siberian wolf fossil permafrost
© Albert Protopopov
The wolf, whose rich mammoth-like fur and impressive fangs are still intact, was fully grown and aged from two to four years old when it died.
Sensational find of head of the beast with its brain intact, preserved since prehistoric times in permafrost.

The severed head of the world's first full-sized Pleistocene wolf was unearthed in the Abyisky district in the north of Yakutia. Local man Pavel Efimov found it in summer 2018 on shore of the Tirekhtyakh River, tributary of Indigirka.

The wolf, whose rich mammoth-like fur and impressive fangs are still intact, was fully grown and aged from two to four years old when it died.

The head was dated older than 40,000 years by Japanese scientists. Scientists at the Swedish Museum of Natural History will examine the Pleistocene predator's DNA.

Siberian wolf preserved Russian permafrost
© Albert Protopopov
Siberian wolf preserved in Russian permafrost
'This is a unique discovery of the first ever remains of a fully grown Pleistocene wolf with its tissue preserved. We will be comparing it to modern-day wolves to understand how the species has evolved and to reconstruct its appearance,' said an excited Albert Protopopov, from the Republic of Sakha Academy of Sciences.
siberian wolf permafrost Russia
© Siberian Times/GoogleMaps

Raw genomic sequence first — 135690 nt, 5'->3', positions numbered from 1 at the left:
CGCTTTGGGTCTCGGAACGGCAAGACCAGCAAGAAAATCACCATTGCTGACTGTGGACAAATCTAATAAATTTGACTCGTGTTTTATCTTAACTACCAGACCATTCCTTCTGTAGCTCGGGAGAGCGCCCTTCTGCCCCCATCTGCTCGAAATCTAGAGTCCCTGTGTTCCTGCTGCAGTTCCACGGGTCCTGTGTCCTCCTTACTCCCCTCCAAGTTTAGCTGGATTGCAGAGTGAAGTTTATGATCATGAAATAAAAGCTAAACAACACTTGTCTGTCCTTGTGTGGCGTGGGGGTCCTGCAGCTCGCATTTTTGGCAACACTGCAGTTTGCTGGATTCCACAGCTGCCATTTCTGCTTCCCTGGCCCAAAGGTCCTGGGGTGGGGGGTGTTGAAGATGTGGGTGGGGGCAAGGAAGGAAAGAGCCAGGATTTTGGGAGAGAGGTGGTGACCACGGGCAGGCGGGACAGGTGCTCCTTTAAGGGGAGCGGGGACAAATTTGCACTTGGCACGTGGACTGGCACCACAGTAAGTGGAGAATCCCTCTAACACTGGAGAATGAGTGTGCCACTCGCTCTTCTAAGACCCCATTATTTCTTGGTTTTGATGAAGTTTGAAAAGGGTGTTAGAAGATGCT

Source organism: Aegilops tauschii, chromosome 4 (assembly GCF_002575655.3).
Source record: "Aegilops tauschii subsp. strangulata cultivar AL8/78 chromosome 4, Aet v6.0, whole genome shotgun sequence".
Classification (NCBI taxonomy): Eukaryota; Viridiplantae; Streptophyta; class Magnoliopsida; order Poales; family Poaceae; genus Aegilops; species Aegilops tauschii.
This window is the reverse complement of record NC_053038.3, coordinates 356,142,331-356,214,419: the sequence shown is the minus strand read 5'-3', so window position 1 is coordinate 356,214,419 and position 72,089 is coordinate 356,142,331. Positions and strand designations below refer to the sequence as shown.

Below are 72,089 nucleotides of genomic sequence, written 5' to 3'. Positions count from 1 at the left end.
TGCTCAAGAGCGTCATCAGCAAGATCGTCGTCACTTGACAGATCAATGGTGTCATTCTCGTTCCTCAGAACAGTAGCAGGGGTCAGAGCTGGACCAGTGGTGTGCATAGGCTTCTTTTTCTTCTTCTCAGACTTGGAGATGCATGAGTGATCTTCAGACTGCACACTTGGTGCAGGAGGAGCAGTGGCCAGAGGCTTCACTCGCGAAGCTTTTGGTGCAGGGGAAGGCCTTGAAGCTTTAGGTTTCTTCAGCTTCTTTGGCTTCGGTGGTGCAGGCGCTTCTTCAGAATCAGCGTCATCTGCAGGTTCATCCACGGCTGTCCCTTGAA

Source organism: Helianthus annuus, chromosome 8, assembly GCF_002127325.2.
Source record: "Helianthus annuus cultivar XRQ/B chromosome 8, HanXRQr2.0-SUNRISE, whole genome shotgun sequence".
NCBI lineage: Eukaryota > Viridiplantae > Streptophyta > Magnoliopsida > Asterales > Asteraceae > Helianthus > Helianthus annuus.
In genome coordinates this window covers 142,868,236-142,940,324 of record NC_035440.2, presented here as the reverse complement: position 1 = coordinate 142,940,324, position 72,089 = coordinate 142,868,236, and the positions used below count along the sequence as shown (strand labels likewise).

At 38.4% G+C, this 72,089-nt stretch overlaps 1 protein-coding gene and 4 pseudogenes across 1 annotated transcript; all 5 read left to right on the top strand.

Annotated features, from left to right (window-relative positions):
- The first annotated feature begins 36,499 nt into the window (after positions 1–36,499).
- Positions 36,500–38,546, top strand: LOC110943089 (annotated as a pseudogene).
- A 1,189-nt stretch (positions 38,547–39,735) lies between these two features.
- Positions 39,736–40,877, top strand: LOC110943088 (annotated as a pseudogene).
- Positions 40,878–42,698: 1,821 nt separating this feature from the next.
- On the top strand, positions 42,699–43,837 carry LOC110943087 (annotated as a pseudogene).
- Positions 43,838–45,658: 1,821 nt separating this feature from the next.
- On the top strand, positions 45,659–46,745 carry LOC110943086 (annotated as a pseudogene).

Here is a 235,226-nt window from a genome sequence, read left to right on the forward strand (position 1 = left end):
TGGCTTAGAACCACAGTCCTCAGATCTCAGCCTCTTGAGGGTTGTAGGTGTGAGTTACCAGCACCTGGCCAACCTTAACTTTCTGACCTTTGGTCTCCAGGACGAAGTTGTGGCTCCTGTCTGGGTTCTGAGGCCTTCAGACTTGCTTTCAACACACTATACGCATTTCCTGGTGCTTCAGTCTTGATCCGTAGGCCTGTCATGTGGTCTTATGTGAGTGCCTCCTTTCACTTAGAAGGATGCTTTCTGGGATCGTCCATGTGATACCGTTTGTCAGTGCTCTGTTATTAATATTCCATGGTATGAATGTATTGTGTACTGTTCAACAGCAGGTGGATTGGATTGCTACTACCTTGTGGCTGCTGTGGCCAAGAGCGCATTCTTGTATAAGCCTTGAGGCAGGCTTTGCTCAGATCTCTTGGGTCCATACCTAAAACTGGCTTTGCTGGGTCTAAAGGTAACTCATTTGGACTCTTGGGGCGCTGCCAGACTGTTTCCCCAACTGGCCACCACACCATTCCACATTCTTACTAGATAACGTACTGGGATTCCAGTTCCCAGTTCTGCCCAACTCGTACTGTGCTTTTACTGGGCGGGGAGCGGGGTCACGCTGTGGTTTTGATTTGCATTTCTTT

Local man Pavel Efimov found it in summer 2018 on shore of the Tirekhtyakh River, tributary of Indigirka.
The Pleistocene wolf's head is 40cm long, so half of the whole body length of a modern wolf which varies from 66 to 86cm.

The astonishing discovery was announced in Tokyo, Japan, during the opening of a grandiose Woolly Mammoth exhibition organised by Yakutian and Japanese scientists.
catscan siberian wollf
© Albert Protopopov, Naoki Suzuki
CT scan of the wolf's head.
ct scan siberian wolf
© Albert Protopopov, Naoki Suzuki
CT scan of the wolf's head.
ct scan siberian wolf
© Albert Protopopov, Naoki Suzuki
CT scan of the wolf's head.
Alongside the wolf the scientists presented an immaculately-well preserved cave lion cub.

'Their muscles, organs and brains are in good condition,' said Naoki Suzuki, a professor of palaeontology and medicine with the Jikei University School of Medicine in Tokyo, who studied the remains with a CT scanner.

'We want to assess their physical capabilities and ecology by comparing them with the lions and wolves of today.'
siberian wolf head
© Naoki Suzuki
siberian wolf head
© Naoki Suzuki
‘This is a unique discovery of the first ever remains of a fully grown Pleistocene wolf with its tissue preserved.'
The cave lion cub named Spartak - previously announced - is about 40cm long and weighed about 800 grams. Scientists believe the cub died shortly after birth.

The recent discovery follows that of the remains of three cave lions in 2015 and 2017 by the same team.
lion cub preserved permafrost siberia
© The Siberian Times, YSIA
The cave lion cub named Spartak - previously announced - is about 40cm long and weighed about 800 grams.
lion cub siberia permafrost
© The Siberian Times, YSIA
Preerved lion cub dubbed Spartak